Sunday, November 20, 2022


Movie Name: Trucker
Year of Release: 2008
Director: James Mottern
Starring: Michelle Monaghan, Nathan Fillion, Benjamin Bratt, Jimmy Bennett, Joey Lauren Adams, Brandon Hanson, Bryce Johnson, Maya McLaughlin, Matthew Lawrence, Ricky Ellison
Genre: Drama
Score out of ten (whole numbers only): 6
Watch it on Amazon Prime

Synopsis and Review
James Mottern's "Trucker" is in fact his directorial debut, and the film had its premiere at the Tribeca Film Festival, followed by a series of film festival performances until its limited release, where it was greeted with solid reviews. The film focuses its attention on the story of Diane Ford, a long-haul truck driver. Diane is very focused on her driving career, with her personal relationships coming in the shape of sporadic flings/encounters, aside from a long standing and platonic friendship/relationship she keeps with Runner, a married neighbor of hers. Her existence is thrown into disarray when she's suddenly confronted with the fact she has to take care of her son, who has spent all of his life with her ex-husband Len. Len is in fact battling cancer, and though he does have a new partner, she is also experiencing some issues with her own family, therefore preventing her from taking care of Peter. While Peter is not very excited to stay with Diane either, the both of them slowly start learning a bit about each other and how they can live together.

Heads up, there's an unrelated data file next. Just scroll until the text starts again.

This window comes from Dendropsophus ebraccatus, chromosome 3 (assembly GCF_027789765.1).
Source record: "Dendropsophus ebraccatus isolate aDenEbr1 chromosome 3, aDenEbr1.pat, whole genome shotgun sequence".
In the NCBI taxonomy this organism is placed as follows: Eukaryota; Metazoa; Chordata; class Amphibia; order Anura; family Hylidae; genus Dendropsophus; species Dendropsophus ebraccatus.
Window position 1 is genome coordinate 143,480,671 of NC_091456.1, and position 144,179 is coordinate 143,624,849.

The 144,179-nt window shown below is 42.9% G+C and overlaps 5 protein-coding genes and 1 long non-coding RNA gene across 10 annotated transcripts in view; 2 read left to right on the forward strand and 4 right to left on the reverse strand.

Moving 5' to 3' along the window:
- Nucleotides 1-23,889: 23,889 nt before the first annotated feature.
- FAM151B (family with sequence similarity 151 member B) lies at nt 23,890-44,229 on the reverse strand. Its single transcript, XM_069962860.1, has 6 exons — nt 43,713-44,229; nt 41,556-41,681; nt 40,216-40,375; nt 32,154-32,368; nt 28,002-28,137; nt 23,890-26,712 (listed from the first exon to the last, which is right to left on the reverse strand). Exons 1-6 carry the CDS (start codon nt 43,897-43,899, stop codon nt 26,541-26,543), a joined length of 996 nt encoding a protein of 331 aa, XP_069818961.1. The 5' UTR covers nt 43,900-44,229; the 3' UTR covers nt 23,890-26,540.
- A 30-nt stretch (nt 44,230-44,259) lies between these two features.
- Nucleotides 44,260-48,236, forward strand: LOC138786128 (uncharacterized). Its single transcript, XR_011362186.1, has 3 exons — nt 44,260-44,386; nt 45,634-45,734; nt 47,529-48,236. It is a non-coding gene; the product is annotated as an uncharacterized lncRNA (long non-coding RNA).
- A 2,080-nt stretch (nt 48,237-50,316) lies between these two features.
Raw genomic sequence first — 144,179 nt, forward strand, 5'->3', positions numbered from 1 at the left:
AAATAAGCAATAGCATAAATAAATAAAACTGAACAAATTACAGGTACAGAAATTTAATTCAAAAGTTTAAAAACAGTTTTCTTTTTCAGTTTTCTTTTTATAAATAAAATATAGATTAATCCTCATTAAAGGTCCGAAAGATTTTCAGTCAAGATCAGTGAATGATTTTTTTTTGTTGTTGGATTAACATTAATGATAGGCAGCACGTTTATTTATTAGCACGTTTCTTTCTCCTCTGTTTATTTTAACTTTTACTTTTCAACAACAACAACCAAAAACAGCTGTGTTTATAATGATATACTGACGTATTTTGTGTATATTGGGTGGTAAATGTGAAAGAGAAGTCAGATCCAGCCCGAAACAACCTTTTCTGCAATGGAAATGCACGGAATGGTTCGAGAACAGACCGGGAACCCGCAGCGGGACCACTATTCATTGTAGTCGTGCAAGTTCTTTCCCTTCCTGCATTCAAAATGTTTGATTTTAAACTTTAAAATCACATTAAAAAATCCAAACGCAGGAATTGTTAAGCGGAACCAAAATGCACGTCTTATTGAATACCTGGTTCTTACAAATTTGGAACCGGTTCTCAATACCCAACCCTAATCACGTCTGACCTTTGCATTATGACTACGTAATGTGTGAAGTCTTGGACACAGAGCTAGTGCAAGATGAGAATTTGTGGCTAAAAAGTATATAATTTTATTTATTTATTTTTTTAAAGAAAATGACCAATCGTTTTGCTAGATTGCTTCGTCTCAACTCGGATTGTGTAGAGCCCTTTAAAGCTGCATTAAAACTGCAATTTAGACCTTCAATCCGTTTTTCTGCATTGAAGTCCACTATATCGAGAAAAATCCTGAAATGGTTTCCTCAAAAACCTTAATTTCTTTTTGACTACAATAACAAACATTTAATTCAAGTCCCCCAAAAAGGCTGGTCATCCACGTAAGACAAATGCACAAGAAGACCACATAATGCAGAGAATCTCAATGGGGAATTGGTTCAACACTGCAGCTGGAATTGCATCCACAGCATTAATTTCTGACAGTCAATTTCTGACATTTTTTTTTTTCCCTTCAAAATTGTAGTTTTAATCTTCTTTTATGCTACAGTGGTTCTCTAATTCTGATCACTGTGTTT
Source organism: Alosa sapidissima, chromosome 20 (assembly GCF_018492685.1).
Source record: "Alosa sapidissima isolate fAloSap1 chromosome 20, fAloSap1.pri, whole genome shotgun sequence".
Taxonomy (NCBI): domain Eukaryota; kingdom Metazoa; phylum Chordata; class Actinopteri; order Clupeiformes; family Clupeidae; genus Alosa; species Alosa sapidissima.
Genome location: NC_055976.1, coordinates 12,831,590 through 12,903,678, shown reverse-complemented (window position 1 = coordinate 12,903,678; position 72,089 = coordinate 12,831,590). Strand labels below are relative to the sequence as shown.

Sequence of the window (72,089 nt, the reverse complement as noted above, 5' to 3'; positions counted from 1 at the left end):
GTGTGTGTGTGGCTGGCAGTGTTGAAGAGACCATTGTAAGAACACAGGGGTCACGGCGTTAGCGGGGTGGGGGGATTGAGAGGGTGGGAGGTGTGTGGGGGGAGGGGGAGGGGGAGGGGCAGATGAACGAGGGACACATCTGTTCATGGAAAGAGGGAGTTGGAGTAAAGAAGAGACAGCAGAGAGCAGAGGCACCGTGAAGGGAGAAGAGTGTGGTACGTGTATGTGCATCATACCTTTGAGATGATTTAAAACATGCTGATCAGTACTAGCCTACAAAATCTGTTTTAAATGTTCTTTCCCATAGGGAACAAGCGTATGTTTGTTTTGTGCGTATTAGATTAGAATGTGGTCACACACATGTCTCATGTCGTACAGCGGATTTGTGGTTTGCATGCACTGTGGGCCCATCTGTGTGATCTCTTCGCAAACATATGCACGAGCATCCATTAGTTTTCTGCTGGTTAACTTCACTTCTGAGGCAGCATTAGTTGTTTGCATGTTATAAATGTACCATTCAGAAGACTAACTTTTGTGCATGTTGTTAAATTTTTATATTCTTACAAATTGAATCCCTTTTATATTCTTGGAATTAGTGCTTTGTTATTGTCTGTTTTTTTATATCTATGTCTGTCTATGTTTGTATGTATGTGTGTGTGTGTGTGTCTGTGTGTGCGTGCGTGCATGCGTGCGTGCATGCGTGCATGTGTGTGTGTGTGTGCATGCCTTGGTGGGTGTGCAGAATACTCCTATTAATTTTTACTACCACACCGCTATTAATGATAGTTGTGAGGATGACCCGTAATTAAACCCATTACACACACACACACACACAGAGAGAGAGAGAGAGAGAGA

One of the best things going for "Trucker", much like Victor Nunez's "Ruby in Paradise", is the fact that the film doesn't have or aspires to have many pretensions about the story that is telling. Diane, the central character, has chosen to lead a life on her own terms, where she's not encumbered by emotional or family ties of any sort. The fact that she drives a truck from city to city, also allows her to distance herself from any roots she may want to potentially create, with a place or with people or even with a job (she owns her own rig). The closest relationship she has is with Runner, who is married, whom she keeps at an arm's length particularly because she knows that he is indeed married, and therefore the potential to fall into something more serious is immediately sabotaged. However has the narrative evolves and her son comes into her life, she suddenly comes to the realization her sheltered existence can't stay the same forever, and that she has left footprints behind, ones that now she has to accept and come to terms with. It's a film with faint traces from Hal Ashby's style, one that doesn't glamorize these characters' lives, opting instead for a frank depiction of someone who suddenly has to grow up and accept her responsibilities. The characters in the film could have been flushed out a bit further, the same going for their interactions and exchanges, but the central relationship between Diane and Peter comes across transparently and with tenderness. The film is a solid showcase for the talented and versatile Michelle Monaghan who made a tremendous impact in Shane Black's "Kiss Kiss Bang Bang", and subsequently has been featured in Ben Affleck's "Gone Baby Gone" and Duncan Jones' "Source Code", but who is well deserving of further lead roles. The cinematography from Lawrence Sher is solid, as is the score from the always fantastic Mychael Danna. Worth watching.